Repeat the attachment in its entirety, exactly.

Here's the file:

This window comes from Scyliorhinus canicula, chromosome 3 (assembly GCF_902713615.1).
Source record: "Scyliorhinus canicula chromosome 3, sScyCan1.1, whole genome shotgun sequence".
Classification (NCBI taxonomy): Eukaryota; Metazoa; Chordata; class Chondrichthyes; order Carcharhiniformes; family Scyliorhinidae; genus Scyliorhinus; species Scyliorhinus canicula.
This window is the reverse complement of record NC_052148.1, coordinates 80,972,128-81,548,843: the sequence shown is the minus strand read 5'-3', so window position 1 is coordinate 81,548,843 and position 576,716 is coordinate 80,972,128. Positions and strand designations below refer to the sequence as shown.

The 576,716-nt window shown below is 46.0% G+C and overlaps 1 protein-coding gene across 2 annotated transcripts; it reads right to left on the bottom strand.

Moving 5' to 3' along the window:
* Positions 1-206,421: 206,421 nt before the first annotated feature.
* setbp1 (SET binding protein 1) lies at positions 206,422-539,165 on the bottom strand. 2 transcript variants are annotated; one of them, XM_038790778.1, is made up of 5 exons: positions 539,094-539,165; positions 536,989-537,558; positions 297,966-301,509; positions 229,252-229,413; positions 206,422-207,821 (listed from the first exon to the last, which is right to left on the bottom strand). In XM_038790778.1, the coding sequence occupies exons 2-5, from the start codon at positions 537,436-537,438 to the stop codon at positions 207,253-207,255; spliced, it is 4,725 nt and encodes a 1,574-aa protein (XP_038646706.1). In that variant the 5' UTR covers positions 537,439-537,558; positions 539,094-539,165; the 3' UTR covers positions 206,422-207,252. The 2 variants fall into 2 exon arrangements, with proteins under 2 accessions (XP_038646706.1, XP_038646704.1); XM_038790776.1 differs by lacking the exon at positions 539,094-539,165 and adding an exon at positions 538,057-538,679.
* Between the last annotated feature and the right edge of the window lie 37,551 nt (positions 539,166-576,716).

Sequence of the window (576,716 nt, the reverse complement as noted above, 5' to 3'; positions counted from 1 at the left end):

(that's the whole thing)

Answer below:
This window comes from Scyliorhinus canicula, chromosome 3 (assembly GCF_902713615.1).
Source record: "Scyliorhinus canicula chromosome 3, sScyCan1.1, whole genome shotgun sequence".
Classification (NCBI taxonomy): Eukaryota; Metazoa; Chordata; class Chondrichthyes; order Carcharhiniformes; family Scyliorhinidae; genus Scyliorhinus; species Scyliorhinus canicula.
This window is the reverse complement of record NC_052148.1, coordinates 80,972,128-81,548,843: the sequence shown is the minus strand read 5'-3', so window position 1 is coordinate 81,548,843 and position 576,716 is coordinate 80,972,128. Positions and strand designations below refer to the sequence as shown.

The 576,716-nt window shown below is 46.0% G+C and overlaps 1 protein-coding gene across 2 annotated transcripts; it reads right to left on the bottom strand.

Moving 5' to 3' along the window:
* Positions 1-206,421: 206,421 nt before the first annotated feature.
* setbp1 (SET binding protein 1) lies at positions 206,422-539,165 on the bottom strand. 2 transcript variants are annotated; one of them, XM_038790778.1, is made up of 5 exons: positions 539,094-539,165; positions 536,989-537,558; positions 297,966-301,509; positions 229,252-229,413; positions 206,422-207,821 (listed from the first exon to the last, which is right to left on the bottom strand). In XM_038790778.1, the coding sequence occupies exons 2-5, from the start codon at positions 537,436-537,438 to the stop codon at positions 207,253-207,255; spliced, it is 4,725 nt and encodes a 1,574-aa protein (XP_038646706.1). In that variant the 5' UTR covers positions 537,439-537,558; positions 539,094-539,165; the 3' UTR covers positions 206,422-207,252. The 2 variants fall into 2 exon arrangements, with proteins under 2 accessions (XP_038646706.1, XP_038646704.1); XM_038790776.1 differs by lacking the exon at positions 539,094-539,165 and adding an exon at positions 538,057-538,679.
* Between the last annotated feature and the right edge of the window lie 37,551 nt (positions 539,166-576,716).

Sequence of the window (576,716 nt, the reverse complement as noted above, 5' to 3'; positions counted from 1 at the left end):